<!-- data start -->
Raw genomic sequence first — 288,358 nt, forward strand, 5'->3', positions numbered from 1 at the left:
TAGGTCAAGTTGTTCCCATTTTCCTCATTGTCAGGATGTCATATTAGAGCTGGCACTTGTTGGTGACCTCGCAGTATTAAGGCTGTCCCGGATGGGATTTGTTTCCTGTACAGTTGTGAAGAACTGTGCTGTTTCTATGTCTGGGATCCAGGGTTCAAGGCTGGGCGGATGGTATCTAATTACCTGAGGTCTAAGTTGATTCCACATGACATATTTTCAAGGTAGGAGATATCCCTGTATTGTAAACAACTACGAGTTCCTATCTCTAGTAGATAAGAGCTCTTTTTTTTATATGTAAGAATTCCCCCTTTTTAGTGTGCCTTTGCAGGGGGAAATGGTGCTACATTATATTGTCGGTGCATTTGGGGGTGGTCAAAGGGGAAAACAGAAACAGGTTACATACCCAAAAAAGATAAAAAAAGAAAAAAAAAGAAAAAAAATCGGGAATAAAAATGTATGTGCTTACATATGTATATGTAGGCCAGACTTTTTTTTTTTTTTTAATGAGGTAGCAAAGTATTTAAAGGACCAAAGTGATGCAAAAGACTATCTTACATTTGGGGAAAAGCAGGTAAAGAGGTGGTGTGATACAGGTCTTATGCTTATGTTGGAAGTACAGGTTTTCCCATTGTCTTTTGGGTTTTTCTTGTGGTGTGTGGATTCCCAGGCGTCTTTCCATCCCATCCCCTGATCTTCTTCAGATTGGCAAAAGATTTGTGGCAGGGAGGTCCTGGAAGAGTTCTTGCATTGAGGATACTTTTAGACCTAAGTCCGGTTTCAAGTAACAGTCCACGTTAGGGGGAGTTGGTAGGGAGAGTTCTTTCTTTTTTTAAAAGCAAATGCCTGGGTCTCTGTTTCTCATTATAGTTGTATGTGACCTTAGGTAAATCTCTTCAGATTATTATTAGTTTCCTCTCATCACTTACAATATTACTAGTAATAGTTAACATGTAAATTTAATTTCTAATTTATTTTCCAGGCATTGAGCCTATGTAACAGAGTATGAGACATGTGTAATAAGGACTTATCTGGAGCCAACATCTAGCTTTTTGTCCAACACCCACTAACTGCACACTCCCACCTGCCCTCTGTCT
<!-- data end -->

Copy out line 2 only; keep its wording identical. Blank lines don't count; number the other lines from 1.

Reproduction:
TAGGTCAAGTTGTTCCCATTTTCCTCATTGTCAGGATGTCATATTAGAGCTGGCACTTGTTGGTGACCTCGCAGTATTAAGGCTGTCCCGGATGGGATTTGTTTCCTGTACAGTTGTGAAGAACTGTGCTGTTTCTATGTCTGGGATCCAGGGTTCAAGGCTGGGCGGATGGTATCTAATTACCTGAGGTCTAAGTTGATTCCACATGACATATTTTCAAGGTAGGAGATATCCCTGTATTGTAAACAACTACGAGTTCCTATCTCTAGTAGATAAGAGCTCTTTTTTTTATATGTAAGAATTCCCCCTTTTTAGTGTGCCTTTGCAGGGGGAAATGGTGCTACATTATATTGTCGGTGCATTTGGGGGTGGTCAAAGGGGAAAACAGAAACAGGTTACATACCCAAAAAAGATAAAAAAAGAAAAAAAAAGAAAAAAAATCGGGAATAAAAATGTATGTGCTTACATATGTATATGTAGGCCAGACTTTTTTTTTTTTTTTAATGAGGTAGCAAAGTATTTAAAGGACCAAAGTGATGCAAAAGACTATCTTACATTTGGGGAAAAGCAGGTAAAGAGGTGGTGTGATACAGGTCTTATGCTTATGTTGGAAGTACAGGTTTTCCCATTGTCTTTTGGGTTTTTCTTGTGGTGTGTGGATTCCCAGGCGTCTTTCCATCCCATCCCCTGATCTTCTTCAGATTGGCAAAAGATTTGTGGCAGGGAGGTCCTGGAAGAGTTCTTGCATTGAGGATACTTTTAGACCTAAGTCCGGTTTCAAGTAACAGTCCACGTTAGGGGGAGTTGGTAGGGAGAGTTCTTTCTTTTTTTAAAAGCAAATGCCTGGGTCTCTGTTTCTCATTATAGTTGTATGTGACCTTAGGTAAATCTCTTCAGATTATTATTAGTTTCCTCTCATCACTTACAATATTACTAGTAATAGTTAACATGTAAATTTAATTTCTAATTTATTTTCCAGGCATTGAGCCTATGTAACAGAGTATGAGACATGTGTAATAAGGACTTATCTGGAGCCAACATCTAGCTTTTTGTCCAACACCCACTAACTGCACACTCCCACCTGCCCTCTGTCT